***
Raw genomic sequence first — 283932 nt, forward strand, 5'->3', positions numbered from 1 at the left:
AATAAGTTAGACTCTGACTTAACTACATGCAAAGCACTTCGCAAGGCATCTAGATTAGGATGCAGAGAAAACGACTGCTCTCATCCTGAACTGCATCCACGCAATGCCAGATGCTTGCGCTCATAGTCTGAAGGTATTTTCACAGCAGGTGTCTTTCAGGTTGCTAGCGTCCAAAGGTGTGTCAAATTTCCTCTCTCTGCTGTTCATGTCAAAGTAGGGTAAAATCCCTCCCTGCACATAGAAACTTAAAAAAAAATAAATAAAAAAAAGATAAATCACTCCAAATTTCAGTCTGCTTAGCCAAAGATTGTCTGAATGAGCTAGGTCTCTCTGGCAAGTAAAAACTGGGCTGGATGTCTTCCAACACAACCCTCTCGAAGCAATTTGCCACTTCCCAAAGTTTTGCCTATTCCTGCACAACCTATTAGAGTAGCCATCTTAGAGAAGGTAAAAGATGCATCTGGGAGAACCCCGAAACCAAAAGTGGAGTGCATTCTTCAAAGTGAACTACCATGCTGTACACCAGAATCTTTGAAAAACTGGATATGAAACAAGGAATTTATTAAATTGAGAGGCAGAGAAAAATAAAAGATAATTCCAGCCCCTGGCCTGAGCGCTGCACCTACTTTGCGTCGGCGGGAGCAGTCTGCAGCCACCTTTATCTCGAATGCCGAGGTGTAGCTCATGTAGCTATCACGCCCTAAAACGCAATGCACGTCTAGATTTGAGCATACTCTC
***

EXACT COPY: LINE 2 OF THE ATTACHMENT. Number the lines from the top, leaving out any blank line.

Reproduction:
AATAAGTTAGACTCTGACTTAACTACATGCAAAGCACTTCGCAAGGCATCTAGATTAGGATGCAGAGAAAACGACTGCTCTCATCCTGAACTGCATCCACGCAATGCCAGATGCTTGCGCTCATAGTCTGAAGGTATTTTCACAGCAGGTGTCTTTCAGGTTGCTAGCGTCCAAAGGTGTGTCAAATTTCCTCTCTCTGCTGTTCATGTCAAAGTAGGGTAAAATCCCTCCCTGCACATAGAAACTTAAAAAAAAATAAATAAAAAAAAGATAAATCACTCCAAATTTCAGTCTGCTTAGCCAAAGATTGTCTGAATGAGCTAGGTCTCTCTGGCAAGTAAAAACTGGGCTGGATGTCTTCCAACACAACCCTCTCGAAGCAATTTGCCACTTCCCAAAGTTTTGCCTATTCCTGCACAACCTATTAGAGTAGCCATCTTAGAGAAGGTAAAAGATGCATCTGGGAGAACCCCGAAACCAAAAGTGGAGTGCATTCTTCAAAGTGAACTACCATGCTGTACACCAGAATCTTTGAAAAACTGGATATGAAACAAGGAATTTATTAAATTGAGAGGCAGAGAAAAATAAAAGATAATTCCAGCCCCTGGCCTGAGCGCTGCACCTACTTTGCGTCGGCGGGAGCAGTCTGCAGCCACCTTTATCTCGAATGCCGAGGTGTAGCTCATGTAGCTATCACGCCCTAAAACGCAATGCACGTCTAGATTTGAGCATACTCTC